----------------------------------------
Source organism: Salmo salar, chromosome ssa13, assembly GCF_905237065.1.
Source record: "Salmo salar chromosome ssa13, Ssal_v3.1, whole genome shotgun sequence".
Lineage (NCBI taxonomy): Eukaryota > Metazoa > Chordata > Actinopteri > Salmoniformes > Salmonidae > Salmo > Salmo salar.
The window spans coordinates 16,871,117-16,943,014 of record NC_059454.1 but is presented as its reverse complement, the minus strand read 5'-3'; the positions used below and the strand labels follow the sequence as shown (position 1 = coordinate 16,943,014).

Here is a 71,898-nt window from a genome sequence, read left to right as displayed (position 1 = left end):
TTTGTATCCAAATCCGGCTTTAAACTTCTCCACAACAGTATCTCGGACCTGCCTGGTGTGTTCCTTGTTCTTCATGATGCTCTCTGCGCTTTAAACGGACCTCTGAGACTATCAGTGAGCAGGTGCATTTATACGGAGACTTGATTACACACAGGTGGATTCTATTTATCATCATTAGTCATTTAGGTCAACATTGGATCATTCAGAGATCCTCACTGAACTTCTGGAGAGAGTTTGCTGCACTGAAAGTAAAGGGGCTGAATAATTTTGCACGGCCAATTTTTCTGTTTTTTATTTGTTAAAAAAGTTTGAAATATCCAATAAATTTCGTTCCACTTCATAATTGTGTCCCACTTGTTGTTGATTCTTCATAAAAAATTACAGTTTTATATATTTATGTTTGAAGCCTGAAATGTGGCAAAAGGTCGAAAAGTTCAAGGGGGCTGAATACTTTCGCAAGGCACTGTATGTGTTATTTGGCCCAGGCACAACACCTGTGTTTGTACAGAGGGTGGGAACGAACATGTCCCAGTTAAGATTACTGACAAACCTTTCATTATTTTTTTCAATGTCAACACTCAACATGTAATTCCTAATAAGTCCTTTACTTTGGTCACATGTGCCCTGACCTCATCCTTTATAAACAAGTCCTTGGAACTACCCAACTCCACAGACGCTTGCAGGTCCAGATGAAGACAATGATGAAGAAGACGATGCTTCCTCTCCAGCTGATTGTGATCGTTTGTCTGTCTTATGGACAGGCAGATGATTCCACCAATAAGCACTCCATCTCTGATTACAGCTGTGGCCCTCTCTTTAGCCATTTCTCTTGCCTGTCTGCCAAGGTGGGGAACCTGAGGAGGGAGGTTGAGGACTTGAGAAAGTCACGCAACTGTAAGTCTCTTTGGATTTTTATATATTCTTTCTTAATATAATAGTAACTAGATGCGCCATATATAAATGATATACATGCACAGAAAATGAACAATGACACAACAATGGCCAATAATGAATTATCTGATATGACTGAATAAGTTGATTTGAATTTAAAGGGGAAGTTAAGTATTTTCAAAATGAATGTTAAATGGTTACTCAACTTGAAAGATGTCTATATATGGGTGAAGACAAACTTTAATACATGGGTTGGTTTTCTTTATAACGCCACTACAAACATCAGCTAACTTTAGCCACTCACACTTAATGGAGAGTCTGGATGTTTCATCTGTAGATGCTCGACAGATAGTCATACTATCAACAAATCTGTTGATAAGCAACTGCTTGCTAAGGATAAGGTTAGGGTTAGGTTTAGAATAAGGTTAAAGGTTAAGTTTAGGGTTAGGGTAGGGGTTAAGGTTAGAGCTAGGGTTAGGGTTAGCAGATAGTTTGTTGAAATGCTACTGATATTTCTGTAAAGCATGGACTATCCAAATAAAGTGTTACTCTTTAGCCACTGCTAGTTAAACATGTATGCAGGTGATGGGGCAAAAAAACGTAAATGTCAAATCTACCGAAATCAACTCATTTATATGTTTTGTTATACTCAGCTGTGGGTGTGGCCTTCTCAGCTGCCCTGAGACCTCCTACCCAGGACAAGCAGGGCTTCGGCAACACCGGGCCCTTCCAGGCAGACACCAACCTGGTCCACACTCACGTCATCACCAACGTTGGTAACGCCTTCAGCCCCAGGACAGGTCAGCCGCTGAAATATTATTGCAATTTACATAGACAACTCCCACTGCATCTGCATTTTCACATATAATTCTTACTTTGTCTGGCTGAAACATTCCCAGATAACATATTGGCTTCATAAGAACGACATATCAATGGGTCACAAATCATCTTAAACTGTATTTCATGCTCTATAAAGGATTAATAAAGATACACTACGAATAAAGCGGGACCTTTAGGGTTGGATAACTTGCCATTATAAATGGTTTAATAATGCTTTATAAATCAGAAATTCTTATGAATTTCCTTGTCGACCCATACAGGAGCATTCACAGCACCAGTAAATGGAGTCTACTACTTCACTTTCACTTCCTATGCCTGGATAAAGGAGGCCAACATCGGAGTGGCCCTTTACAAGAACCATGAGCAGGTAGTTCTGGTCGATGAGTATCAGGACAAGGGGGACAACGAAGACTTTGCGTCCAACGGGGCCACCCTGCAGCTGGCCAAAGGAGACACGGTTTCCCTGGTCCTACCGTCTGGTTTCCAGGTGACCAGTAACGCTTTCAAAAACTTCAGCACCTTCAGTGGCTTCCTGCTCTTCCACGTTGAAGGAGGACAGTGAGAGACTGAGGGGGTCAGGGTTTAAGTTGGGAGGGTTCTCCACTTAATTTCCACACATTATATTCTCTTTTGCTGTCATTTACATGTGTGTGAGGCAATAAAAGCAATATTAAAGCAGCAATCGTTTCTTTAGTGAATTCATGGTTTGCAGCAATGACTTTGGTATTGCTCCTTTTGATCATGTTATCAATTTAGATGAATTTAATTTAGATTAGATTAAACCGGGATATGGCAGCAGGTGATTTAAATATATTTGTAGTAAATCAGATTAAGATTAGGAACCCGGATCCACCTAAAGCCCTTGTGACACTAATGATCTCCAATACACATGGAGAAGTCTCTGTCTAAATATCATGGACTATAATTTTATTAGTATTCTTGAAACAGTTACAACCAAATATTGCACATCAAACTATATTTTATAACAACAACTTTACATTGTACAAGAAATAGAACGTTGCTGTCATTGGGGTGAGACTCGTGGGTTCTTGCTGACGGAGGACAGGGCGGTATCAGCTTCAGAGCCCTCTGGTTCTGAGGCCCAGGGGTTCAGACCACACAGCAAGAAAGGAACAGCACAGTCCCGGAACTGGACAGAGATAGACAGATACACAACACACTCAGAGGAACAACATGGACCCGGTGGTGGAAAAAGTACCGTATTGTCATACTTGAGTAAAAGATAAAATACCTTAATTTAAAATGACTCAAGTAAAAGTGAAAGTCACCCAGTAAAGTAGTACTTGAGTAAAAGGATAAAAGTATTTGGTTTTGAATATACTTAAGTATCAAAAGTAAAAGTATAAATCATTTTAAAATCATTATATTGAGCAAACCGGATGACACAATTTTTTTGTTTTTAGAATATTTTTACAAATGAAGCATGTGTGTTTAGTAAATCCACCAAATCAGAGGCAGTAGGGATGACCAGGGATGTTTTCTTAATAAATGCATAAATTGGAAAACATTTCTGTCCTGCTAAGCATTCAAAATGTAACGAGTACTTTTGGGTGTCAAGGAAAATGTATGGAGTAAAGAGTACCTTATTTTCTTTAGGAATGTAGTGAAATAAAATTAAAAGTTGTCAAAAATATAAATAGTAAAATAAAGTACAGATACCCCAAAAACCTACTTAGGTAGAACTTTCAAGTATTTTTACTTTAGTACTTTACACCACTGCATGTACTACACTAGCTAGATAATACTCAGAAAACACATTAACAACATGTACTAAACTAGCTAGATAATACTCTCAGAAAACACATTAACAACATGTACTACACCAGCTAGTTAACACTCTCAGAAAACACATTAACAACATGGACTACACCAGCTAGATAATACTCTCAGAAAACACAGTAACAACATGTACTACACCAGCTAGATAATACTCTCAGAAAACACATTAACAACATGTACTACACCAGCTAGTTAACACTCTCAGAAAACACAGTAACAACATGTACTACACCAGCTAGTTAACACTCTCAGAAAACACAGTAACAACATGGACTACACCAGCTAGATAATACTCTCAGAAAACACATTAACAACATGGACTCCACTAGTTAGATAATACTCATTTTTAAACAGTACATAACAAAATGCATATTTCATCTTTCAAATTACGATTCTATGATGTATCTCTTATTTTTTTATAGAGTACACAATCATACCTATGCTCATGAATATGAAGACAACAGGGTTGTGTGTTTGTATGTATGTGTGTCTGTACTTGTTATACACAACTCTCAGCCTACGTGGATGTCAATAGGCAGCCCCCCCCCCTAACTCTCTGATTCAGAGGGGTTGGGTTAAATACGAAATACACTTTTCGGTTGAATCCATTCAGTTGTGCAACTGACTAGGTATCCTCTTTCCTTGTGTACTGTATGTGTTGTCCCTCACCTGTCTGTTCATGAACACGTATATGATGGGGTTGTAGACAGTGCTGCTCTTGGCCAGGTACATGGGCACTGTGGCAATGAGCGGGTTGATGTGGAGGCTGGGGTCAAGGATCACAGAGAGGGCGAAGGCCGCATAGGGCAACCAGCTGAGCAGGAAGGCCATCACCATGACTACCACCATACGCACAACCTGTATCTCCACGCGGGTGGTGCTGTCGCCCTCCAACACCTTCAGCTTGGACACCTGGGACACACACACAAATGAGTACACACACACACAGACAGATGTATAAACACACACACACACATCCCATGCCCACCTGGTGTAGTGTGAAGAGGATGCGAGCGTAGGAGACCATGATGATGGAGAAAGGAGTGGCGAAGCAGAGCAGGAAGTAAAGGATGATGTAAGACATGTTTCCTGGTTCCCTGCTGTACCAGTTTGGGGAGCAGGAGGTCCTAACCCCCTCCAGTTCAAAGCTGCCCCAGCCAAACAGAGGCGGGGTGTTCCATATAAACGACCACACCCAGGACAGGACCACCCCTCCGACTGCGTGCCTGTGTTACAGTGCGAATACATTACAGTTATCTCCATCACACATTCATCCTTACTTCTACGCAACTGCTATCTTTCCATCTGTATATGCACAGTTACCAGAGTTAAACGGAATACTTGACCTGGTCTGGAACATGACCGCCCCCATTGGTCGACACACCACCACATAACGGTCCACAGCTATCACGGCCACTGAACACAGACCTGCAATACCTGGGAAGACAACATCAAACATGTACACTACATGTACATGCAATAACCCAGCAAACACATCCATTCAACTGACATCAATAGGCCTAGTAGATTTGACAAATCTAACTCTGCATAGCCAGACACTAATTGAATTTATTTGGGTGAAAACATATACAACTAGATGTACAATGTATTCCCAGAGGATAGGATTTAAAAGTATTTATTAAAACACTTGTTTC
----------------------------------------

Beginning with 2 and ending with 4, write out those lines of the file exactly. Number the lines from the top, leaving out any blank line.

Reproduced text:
Source record: "Salmo salar chromosome ssa13, Ssal_v3.1, whole genome shotgun sequence".
Lineage (NCBI taxonomy): Eukaryota > Metazoa > Chordata > Actinopteri > Salmoniformes > Salmonidae > Salmo > Salmo salar.
The window spans coordinates 16,871,117-16,943,014 of record NC_059454.1 but is presented as its reverse complement, the minus strand read 5'-3'; the positions used below and the strand labels follow the sequence as shown (position 1 = coordinate 16,943,014).